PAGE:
fbpx Four things we learned at the Labour Party Conference 2019 - London Youth

30 September 2019

The annual Labour Party Conference took place in Brighton on 21st – 24th September. London Youth was there on behalf of the 450+ community youth organisations in our network to make the case for great youth work and improving the lives of young Londoners.

Watch out for further updates from Conservative Party Conference in Manchester on 29th September – 1st October.

1) Young people are high on the agenda

Young people were prominent in conference speeches by the Shadow Cabinet and in policy discussions around the conference.

In Jeremy Corbyn’s keynote conference speech, he announced that Labour will campaign on abolishing youth rates so young people receive the same minimum wage as older people and referenced serious violence in the context of public services. This follows Jo Swinson’s announcement at the Liberal Democrat Conference that they will campaign on providing local authorities with the necessary funding to re-establish local youth services.

High-level political commitment to address the challenges facing young people is a positive step for the sector and would have been unthinkable even a few years ago.

2) Expect a statutory youth service policy announcement

Last year, Labour consulted on a policy proposal for a statutory youth service; you can read London Youth’s submission here. We now know the final policy will be announced in the week of 30th September.

The Shadow Home Secretary Diane Abbott MP announced the policy:

“…we aren’t encouraging more school exclusions. Kids should be in school, otherwise they will be schooled by gangs. We will tackle mental health care under-funding and inequalities. We will build new homes and outlaw zero hours. We will tackle the causes of crime. So, I can tell you, we will soon be announcing details of an entirely new Youth Service to address all the issues of educational exclusion, inequality and deprivation among our young people.”

Cat Smith MP, Shadow Youth Affairs Minister, emphasised that “youth work is a distinct educational process” distinct from formal education and social work, and that the proposal will be separate from Labour’s National Education Service policy.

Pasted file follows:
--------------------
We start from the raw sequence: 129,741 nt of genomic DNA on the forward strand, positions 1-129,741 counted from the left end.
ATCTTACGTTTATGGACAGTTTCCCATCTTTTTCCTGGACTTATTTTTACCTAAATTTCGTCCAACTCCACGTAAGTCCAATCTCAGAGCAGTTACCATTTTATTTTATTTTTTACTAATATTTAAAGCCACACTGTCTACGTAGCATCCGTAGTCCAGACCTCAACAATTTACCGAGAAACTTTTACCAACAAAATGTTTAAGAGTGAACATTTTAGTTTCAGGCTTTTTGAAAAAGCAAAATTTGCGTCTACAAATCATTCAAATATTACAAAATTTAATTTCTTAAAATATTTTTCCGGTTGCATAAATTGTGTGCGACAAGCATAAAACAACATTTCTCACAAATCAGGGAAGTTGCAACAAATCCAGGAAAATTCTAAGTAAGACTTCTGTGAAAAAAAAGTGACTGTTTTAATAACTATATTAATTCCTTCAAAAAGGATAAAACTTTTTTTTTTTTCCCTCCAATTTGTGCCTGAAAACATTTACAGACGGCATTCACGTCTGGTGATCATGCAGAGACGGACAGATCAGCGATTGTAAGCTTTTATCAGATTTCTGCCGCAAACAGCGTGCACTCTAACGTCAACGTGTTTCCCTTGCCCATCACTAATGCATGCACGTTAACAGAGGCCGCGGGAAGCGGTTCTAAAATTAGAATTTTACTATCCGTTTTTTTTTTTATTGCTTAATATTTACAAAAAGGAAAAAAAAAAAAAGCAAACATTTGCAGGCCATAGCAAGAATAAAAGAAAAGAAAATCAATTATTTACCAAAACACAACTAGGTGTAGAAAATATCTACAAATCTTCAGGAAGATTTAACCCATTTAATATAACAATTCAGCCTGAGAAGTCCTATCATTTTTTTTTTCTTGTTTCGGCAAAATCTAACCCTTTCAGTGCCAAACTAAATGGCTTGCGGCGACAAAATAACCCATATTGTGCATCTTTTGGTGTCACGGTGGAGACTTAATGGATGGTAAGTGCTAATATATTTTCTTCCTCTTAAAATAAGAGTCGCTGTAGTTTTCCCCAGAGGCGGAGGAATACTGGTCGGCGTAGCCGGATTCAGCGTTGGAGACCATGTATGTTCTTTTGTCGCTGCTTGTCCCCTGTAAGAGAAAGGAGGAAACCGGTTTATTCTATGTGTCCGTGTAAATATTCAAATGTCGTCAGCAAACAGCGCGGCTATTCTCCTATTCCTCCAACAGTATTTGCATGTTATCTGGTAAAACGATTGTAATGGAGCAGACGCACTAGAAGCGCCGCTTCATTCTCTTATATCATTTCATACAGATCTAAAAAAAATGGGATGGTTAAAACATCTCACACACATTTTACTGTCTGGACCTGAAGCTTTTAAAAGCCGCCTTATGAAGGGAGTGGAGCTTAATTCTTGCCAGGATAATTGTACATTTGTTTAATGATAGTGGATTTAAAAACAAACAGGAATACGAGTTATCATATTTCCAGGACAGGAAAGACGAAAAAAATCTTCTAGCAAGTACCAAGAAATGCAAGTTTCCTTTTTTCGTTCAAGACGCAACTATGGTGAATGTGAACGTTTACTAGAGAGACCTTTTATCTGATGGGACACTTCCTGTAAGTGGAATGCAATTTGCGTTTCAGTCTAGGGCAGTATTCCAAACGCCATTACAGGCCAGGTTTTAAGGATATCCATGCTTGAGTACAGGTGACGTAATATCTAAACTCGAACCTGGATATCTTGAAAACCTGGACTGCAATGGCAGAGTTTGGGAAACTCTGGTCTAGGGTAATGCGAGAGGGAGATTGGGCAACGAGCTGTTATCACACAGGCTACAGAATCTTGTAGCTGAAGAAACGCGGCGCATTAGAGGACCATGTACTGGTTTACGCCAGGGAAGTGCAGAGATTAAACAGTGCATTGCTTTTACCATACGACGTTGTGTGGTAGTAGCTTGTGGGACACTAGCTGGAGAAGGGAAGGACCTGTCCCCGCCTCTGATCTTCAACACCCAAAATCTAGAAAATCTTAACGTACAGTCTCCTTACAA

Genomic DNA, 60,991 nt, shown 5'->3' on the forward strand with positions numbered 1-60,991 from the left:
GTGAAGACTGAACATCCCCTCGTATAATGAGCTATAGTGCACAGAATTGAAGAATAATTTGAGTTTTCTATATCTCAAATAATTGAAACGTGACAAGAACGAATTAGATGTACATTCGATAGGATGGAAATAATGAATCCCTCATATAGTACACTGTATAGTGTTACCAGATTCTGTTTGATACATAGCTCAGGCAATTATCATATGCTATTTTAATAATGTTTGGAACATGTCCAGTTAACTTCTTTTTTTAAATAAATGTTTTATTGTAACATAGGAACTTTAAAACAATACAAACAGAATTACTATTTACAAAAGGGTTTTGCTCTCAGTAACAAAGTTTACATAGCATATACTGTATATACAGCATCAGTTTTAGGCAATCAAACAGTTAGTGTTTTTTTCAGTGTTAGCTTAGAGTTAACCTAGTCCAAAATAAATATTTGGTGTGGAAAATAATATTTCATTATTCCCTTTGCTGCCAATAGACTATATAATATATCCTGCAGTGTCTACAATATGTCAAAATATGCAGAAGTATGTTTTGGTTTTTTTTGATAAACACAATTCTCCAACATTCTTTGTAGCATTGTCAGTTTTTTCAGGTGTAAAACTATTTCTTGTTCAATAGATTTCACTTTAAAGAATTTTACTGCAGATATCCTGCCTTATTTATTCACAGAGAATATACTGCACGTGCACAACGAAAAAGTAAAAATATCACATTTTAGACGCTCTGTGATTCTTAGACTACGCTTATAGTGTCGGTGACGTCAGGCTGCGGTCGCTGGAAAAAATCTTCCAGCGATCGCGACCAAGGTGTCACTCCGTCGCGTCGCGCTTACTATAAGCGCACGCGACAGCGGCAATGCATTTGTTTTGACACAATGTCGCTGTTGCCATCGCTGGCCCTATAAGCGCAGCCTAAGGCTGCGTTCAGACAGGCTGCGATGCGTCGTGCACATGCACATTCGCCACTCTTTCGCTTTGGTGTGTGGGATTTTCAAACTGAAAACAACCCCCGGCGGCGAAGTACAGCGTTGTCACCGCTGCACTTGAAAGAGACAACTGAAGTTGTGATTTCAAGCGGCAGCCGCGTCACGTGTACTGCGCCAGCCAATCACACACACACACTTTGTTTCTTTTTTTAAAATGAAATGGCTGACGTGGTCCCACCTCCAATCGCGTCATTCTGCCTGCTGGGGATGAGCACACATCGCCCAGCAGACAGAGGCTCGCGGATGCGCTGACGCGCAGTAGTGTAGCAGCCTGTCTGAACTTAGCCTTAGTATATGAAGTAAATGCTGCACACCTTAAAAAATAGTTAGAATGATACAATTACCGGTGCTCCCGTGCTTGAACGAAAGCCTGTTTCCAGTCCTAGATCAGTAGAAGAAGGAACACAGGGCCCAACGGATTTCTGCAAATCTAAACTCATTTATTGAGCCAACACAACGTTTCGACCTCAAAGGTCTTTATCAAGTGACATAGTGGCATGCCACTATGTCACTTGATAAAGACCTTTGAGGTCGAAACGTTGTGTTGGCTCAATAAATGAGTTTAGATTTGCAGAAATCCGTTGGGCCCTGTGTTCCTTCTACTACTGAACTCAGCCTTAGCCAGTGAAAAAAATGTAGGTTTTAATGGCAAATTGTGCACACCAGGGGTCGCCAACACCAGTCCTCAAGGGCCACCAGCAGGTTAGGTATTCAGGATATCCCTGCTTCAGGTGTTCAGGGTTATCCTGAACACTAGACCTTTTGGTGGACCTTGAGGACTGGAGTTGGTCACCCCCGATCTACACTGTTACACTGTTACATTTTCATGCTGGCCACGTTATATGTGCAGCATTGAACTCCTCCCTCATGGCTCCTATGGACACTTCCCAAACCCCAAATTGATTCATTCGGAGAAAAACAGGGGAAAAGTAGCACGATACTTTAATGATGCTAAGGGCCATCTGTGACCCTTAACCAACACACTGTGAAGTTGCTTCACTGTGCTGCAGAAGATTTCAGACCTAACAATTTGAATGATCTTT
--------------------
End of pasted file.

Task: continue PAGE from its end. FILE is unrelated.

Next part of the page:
Cat Smith noted that they are looking to produce a long-term plan for youth work that includes a “major workforce strategy” and guarantees “minimum standards for every young person” in legislation. She said that she saw the major challenges facing young people as educational pressure, loneliness, and violence and the fear of crime.

3) Wellbeing is a priority

Jon Ashworth MP, Shadow Health & Social Care Secretary, announced plans for a new ‘Future Generations Wellbeing Act’. He said that the legislation would address health inequalities and commit Government to consider happiness and wellbeing, noting that “children will be our priority”.

He also noted that he would like to see “trauma informed policies across the board”, taking young people’s trauma and adverse childhood experiences into account when designing and delivering health services to young people.

4) The role of local and regional government is up for debate

Due to the changing role of local authorities in delivering youth services over the last decade, there has been increased policy discussion in Westminster about the need for greater regional and local coordination of public services, including youth provision.

Jim McMahon MP, Shadow Housing, Communities & Local Government Secretary, spoke about the need to move beyond and build on the current devolution settlement, particularly for the different parts of England, including London. In response to our question about the future role of local government in youth services, the shadow minister said that there should be statutory youth councils with decision-making powers as well as a statutory duty on local authorities to deliver youth services. He said, “young people should decide the services that they want.” Responding to the same question, Mayor of Newham Rokshana Fiaz agreed with the need for a statutory duty on local authorities and spoke about local authorities being forced to implement austerity by central government and the impact this has had on violence.

London Youth also contributed to a roundtable on local youth partnerships led by NYA and including the Chair of the APPG on Youth Affairs Lloyd Russell-Moyle MP, Step Up To Serve, Barnardo’s, and the Local Government Association. We emphasised the need to achieve a balance between strategy for London and other regions with the ability for community youth organisations to have a meaningful say in what is needed in their local areas. The idea of local youth partnerships was proposed in Labour’s statutory youth services consultation and are envisioned as semi-statutory boards that would coordinate youth provision in local areas.

You can keep up-to-date with our latest news and updates by signing up to our newsletter, or you can get more involved with our policy and media work by joining our Policy Advisory Group.

Samuel Howell, Policy Officer

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